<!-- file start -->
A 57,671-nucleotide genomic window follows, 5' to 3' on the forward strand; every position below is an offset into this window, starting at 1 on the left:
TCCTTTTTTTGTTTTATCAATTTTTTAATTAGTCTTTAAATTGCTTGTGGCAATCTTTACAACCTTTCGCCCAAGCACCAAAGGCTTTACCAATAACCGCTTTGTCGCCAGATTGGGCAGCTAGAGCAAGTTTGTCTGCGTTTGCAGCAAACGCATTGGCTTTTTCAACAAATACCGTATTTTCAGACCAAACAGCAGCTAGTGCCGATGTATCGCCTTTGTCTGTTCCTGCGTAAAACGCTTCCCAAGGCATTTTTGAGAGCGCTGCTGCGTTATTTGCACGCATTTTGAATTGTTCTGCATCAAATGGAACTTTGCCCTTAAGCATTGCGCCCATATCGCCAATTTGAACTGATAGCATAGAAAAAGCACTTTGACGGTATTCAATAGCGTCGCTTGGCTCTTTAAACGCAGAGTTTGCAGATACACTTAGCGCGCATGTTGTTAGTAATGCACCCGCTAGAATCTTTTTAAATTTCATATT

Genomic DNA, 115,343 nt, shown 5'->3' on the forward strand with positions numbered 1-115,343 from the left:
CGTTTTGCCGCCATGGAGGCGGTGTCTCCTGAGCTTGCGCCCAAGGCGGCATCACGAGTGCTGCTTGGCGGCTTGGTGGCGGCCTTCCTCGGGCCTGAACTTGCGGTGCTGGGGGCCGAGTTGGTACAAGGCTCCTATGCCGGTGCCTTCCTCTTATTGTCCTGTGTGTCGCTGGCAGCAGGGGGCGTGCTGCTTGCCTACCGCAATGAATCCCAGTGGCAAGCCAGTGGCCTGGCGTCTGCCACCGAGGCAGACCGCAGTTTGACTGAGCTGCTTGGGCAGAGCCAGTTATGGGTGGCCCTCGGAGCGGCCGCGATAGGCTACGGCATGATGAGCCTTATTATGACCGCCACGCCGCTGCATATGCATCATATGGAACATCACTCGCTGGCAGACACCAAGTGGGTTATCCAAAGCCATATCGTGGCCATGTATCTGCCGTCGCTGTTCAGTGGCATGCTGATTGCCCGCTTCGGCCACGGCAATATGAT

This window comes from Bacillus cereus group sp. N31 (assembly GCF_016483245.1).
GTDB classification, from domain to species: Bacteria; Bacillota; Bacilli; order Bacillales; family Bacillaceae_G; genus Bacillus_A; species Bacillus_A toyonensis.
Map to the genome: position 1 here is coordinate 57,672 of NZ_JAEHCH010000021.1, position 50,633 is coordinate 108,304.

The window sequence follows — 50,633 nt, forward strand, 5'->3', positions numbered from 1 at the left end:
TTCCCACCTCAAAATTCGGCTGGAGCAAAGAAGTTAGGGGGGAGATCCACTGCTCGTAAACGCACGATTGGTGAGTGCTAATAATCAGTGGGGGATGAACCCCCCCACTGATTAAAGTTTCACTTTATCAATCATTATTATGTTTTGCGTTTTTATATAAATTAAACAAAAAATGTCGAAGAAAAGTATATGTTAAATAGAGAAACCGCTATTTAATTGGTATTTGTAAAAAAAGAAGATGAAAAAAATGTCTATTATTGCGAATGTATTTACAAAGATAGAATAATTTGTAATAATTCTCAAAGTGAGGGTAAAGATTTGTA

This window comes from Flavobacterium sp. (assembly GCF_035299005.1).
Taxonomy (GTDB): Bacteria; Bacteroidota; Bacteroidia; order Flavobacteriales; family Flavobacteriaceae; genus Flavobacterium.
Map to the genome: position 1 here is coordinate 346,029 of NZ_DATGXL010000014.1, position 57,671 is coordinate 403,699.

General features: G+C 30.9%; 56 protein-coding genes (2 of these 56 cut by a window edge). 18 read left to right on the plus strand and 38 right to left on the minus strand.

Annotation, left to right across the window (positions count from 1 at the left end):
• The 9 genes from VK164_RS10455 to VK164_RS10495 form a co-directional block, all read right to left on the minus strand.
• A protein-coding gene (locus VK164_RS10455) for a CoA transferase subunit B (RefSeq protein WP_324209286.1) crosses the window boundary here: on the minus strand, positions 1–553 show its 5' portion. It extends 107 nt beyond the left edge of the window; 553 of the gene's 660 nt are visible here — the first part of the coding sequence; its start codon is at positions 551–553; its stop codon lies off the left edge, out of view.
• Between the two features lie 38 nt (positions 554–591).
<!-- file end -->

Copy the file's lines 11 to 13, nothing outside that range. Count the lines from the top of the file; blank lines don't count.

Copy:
Taxonomy (GTDB): Bacteria; Bacteroidota; Bacteroidia; order Flavobacteriales; family Flavobacteriaceae; genus Flavobacterium.
Map to the genome: position 1 here is coordinate 346,029 of NZ_DATGXL010000014.1, position 57,671 is coordinate 403,699.

General features: G+C 30.9%; 56 protein-coding genes (2 of these 56 cut by a window edge). 18 read left to right on the plus strand and 38 right to left on the minus strand.